This is the first in a series of posts about how to teach specific speech sounds. Today we are going to start with the “c/k” and “g” sounds. These are probably the sounds that I work on most often!
When should a child be able to say c/k and g?
It is very normal for young children to mispronounce these sounds. The usual error is to say “t” in place of “c/k” and “d” in place of “g” (or sometimes “d” in place of both sounds). So, for example, the child will say “tar” for “car” or “dame” for “game”. This post assumes that this is the error that the child is making. If your child is making a different error, please consult a speech and language therapist.
The “c/k” and “g” sounds are usually correct by around 4 years. Check out this post for more information about which sounds to expect when. Since some children in the UK start Year R at the age of just 4, it is not unusual to have children starting school who are not yet saying these sounds correctly.
When should I be concerned?
If you are concerned about a child’s speech, always consult a speech and language therapist. However, here are some factors as well as age that might affect whether the child needs therapy or not:-
- What error are they making? If it is the usual pattern of replacing the sounds with “t” and “d” then I would be less concerned than if they are using a more unusual pattern such as “p” instead of “k”.
- Are they using the sound in any words? Can they use the sound at the beginning of words? At the end? In the middle? Particularly take notice of blends (cl and cr). I often come across children who are not using “c/k” most of the time, but can say “cl” in a word such as “clown”.
- Is it just these sounds that the child is struggling with or is this part of a bigger problem? Is the child difficult to understand?
How is a “c/k” or “g” sound produced?
These two sounds (and “ng” as in “long”) are the only speech sounds in English which are produced using the back part of your tongue. You touch the back of your tongue to the back part of the roof of your mouth.
Stand in front of a mirror, open your mouth wide and say “c/k” – watch what your tongue is doing. Knowing how a sound is made is really important in teaching someone how to do it themselves.
If a child is saying “t” or “d” instead, then they are making the sounds too far forward in their mouth. They are raising their tongue tip and putting it on that ridgey bit at the front behind their teeth.
How can I teach a child to say these sounds?
Firstly, just a word of caution. We are going to share some strategies to try to encourage a child to say these sounds. Some children will be able to say a new sound really quickly with just a little bit of help. Others need a lot more help. If you are waiting for a speech therapy assessment, do lots of work on listening to the sounds first. You can find out more about how to do this here and here. If your child gets very good at this, then try some of the strategies below. Do a session of just a couple of minutes 2 or 3 times. If after that, your child is still struggling to say the single sound, please stop, and try again in a few months or wait for your speech therapy assessment. It’s really important that your child doesn’t keep practising it wrongly or become too self-conscious about the way they speak. Remember to keep any practise relaxed and fun.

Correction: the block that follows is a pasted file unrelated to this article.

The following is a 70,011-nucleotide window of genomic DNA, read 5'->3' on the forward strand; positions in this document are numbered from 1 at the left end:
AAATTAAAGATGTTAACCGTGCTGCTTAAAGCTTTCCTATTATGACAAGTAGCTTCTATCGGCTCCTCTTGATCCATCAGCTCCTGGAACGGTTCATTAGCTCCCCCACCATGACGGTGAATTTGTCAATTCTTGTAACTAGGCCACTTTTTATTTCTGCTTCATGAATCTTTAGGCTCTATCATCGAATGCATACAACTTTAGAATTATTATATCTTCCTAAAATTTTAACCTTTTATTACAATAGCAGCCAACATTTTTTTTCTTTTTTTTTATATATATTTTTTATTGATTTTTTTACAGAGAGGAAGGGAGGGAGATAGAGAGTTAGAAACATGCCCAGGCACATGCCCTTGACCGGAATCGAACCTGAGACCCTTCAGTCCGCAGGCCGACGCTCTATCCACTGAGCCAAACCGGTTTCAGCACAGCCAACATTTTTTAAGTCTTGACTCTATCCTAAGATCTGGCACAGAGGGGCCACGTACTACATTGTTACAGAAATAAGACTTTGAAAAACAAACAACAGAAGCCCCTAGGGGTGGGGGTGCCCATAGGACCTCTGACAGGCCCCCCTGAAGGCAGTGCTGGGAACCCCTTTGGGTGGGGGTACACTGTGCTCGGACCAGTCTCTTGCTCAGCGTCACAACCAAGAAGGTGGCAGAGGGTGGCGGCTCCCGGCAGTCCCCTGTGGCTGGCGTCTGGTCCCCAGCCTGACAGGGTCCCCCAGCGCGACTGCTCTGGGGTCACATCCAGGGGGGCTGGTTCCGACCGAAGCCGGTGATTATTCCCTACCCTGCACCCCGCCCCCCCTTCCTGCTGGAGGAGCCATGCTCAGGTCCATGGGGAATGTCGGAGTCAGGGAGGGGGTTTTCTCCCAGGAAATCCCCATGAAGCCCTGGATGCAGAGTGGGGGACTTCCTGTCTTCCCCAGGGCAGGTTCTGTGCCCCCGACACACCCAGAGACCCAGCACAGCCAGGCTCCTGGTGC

When teaching a new sound, use as many different cues or ways to help as you can. You can find out more about cueing here. Give instructions for what you want them to do, show them, use a picture to represent the sound and use a gesture too.
- The first thing I always do is to ask the child to “open your mouth really wide and say this sound, right at the back”. Make sure they are watching you and show them – open your mouth really wide so that they can see your tongue. For a few children, this is enough!
- If they find this difficult, get them to look in a mirror so they can see what they are doing. Ask them to keep their mouth open while they say the sound – often the child’s mouth will close as their tongue tip comes up to say “t”. Praise all tries – this is something that is really hard! Do lots of sounds they can do too and praise those as well.
- Finally, if your child is finding it really difficult to keep their tongue tip from lifting up, you could try asking them to use one or two fingers to hold it down. Be very careful with this – just one or two fingers and not too far in! The last thing we want is for them to gag or have their mouth so full of fingers that they can’t talk! The idea is just to gently hold the tongue tip down. I usually explain this to the child by asking them to “hold that wriggly tongue down with your finger”. Show them by using your own fingers to hold your tongue tip down as you say the sound. If you are a parent or a member of school or nursery staff trying this for the first time, try it yourself on your own first in front of a mirror so that you really know what you are asking them to do and if you are at all unsure, please don’t do it – just stick with the other strategies!
Once your child is able to say the single sound, you need to start working towards putting the sound into words. Make sure they can say the sound consistently on its own first without needing to use a finger to help. There is more about the process of therapy in this post or you could check out our online course which has lots more information about everything in this post with videos, handouts and practical activities to complete.